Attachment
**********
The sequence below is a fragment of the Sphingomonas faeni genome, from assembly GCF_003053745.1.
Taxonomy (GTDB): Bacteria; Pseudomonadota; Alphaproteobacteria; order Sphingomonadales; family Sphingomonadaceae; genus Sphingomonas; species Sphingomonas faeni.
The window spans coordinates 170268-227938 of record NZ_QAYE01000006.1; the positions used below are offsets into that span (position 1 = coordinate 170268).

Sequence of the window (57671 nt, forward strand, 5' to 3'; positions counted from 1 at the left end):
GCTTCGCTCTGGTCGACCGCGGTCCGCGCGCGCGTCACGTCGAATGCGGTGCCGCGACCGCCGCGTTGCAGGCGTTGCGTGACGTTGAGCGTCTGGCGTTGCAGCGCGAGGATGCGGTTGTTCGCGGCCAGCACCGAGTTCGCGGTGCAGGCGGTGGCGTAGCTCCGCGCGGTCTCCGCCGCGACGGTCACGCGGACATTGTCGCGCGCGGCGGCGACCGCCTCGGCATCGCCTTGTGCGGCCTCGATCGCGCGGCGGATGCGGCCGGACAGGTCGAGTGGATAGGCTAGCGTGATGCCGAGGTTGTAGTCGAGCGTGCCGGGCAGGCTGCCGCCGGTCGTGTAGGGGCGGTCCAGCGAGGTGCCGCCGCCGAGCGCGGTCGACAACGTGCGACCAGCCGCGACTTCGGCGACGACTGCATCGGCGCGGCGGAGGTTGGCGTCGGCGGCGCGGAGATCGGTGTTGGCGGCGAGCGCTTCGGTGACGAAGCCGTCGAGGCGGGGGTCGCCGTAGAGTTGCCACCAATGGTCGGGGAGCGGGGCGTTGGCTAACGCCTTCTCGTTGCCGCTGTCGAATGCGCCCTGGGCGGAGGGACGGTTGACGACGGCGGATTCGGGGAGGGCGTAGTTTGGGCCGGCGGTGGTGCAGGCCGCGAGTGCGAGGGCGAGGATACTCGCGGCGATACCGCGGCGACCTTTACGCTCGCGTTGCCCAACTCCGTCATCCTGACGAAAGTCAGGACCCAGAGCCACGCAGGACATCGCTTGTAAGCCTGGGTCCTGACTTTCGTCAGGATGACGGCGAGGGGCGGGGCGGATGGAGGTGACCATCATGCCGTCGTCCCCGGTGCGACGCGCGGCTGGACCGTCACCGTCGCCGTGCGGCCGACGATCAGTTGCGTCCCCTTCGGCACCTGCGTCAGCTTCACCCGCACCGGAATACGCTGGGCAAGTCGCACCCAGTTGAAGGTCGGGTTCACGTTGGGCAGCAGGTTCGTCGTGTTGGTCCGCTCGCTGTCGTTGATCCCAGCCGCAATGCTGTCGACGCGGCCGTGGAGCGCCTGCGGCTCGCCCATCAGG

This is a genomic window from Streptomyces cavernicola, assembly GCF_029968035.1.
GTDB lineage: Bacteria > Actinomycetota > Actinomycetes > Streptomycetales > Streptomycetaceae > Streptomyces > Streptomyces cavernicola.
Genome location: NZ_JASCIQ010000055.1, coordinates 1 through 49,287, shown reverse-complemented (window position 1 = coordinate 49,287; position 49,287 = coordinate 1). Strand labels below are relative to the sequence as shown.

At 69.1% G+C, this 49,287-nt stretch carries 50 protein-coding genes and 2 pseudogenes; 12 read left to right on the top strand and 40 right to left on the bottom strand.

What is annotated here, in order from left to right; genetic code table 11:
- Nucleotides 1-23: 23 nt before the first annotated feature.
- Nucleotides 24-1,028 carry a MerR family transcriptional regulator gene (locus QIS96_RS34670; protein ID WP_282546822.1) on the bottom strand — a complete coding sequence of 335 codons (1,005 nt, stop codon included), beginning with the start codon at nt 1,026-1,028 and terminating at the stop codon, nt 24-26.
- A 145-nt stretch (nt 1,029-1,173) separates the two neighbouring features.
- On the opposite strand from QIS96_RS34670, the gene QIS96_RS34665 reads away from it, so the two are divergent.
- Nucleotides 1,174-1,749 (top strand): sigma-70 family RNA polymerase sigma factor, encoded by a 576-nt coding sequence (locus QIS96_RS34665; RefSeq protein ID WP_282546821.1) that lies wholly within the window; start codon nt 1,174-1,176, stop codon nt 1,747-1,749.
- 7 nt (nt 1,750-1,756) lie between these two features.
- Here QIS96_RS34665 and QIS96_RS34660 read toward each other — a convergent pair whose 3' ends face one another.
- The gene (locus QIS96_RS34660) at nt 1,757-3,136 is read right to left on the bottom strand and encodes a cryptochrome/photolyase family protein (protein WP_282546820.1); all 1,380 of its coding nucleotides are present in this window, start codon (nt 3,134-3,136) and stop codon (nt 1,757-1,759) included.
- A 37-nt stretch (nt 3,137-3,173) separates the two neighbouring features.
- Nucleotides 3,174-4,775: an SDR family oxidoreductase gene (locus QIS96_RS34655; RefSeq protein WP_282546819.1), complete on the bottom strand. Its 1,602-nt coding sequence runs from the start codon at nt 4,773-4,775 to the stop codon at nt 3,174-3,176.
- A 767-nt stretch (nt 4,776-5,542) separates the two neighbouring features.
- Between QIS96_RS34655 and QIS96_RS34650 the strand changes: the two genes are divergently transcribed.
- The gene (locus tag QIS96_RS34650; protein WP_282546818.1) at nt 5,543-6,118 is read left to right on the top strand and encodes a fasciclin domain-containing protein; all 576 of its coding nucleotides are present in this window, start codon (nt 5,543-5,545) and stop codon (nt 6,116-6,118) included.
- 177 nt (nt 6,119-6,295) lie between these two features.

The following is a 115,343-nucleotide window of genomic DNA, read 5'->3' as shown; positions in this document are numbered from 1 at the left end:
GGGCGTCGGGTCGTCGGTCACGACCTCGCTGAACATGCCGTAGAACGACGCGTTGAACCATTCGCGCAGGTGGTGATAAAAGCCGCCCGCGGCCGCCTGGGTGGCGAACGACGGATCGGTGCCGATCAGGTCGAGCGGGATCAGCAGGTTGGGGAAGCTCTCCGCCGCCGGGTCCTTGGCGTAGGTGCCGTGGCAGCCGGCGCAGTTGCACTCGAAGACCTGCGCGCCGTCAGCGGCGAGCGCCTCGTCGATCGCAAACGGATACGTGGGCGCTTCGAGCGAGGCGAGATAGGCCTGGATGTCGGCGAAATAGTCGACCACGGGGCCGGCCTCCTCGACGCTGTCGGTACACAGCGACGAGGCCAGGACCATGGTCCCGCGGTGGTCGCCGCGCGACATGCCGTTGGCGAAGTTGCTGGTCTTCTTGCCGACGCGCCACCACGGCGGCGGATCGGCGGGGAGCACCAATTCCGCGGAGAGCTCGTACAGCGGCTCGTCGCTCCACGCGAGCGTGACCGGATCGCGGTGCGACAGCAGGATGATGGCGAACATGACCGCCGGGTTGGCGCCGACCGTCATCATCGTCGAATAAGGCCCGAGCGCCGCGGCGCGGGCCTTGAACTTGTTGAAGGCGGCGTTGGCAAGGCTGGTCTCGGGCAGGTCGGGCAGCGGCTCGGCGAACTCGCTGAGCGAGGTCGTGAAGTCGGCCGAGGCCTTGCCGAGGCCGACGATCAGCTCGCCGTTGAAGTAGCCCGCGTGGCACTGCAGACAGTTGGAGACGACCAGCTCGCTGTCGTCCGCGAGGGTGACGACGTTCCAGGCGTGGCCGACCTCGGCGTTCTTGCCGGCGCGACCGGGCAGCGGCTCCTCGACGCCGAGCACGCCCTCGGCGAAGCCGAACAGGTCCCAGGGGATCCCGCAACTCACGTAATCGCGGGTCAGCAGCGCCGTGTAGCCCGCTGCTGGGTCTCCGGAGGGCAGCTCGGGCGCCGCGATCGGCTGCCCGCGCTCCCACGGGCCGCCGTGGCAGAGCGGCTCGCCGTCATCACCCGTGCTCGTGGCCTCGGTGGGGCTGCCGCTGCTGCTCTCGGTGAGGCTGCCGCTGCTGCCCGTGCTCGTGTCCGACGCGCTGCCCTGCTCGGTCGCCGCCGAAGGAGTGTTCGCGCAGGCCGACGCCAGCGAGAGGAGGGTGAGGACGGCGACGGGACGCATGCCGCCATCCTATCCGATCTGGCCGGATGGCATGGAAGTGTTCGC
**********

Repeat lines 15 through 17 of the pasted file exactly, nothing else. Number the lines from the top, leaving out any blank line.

- Nucleotides 1,174-1,749 (top strand): sigma-70 family RNA polymerase sigma factor, encoded by a 576-nt coding sequence (locus QIS96_RS34665; RefSeq protein ID WP_282546821.1) that lies wholly within the window; start codon nt 1,174-1,176, stop codon nt 1,747-1,749.
- 7 nt (nt 1,750-1,756) lie between these two features.
- Here QIS96_RS34665 and QIS96_RS34660 read toward each other — a convergent pair whose 3' ends face one another.